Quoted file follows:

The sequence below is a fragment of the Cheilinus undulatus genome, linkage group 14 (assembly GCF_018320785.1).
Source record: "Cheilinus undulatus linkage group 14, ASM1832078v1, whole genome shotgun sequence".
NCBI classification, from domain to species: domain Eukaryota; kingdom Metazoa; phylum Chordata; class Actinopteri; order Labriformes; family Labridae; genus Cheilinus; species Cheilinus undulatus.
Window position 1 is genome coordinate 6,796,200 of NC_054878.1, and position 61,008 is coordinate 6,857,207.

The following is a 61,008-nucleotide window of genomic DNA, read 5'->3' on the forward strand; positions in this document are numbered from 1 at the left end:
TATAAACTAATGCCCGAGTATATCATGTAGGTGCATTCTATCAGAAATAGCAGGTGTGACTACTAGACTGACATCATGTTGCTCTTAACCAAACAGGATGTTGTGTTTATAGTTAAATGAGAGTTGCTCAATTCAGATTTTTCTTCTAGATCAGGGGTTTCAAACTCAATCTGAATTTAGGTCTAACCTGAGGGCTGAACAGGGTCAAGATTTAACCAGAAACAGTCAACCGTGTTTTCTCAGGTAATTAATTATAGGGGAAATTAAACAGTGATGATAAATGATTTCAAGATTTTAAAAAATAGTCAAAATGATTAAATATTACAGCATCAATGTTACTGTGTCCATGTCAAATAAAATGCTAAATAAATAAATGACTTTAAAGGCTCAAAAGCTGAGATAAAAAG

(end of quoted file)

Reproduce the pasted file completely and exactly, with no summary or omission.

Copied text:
The sequence below is a fragment of the Cheilinus undulatus genome, linkage group 14 (assembly GCF_018320785.1).
Source record: "Cheilinus undulatus linkage group 14, ASM1832078v1, whole genome shotgun sequence".
NCBI classification, from domain to species: domain Eukaryota; kingdom Metazoa; phylum Chordata; class Actinopteri; order Labriformes; family Labridae; genus Cheilinus; species Cheilinus undulatus.
Window position 1 is genome coordinate 6,796,200 of NC_054878.1, and position 61,008 is coordinate 6,857,207.

The following is a 61,008-nucleotide window of genomic DNA, read 5'->3' on the forward strand; positions in this document are numbered from 1 at the left end:
TATAAACTAATGCCCGAGTATATCATGTAGGTGCATTCTATCAGAAATAGCAGGTGTGACTACTAGACTGACATCATGTTGCTCTTAACCAAACAGGATGTTGTGTTTATAGTTAAATGAGAGTTGCTCAATTCAGATTTTTCTTCTAGATCAGGGGTTTCAAACTCAATCTGAATTTAGGTCTAACCTGAGGGCTGAACAGGGTCAAGATTTAACCAGAAACAGTCAACCGTGTTTTCTCAGGTAATTAATTATAGGGGAAATTAAACAGTGATGATAAATGATTTCAAGATTTTAAAAAATAGTCAAAATGATTAAATATTACAGCATCAATGTTACTGTGTCCATGTCAAATAAAATGCTAAATAAATAAATGACTTTAAAGGCTCAAAAGCTGAGATAAAAAG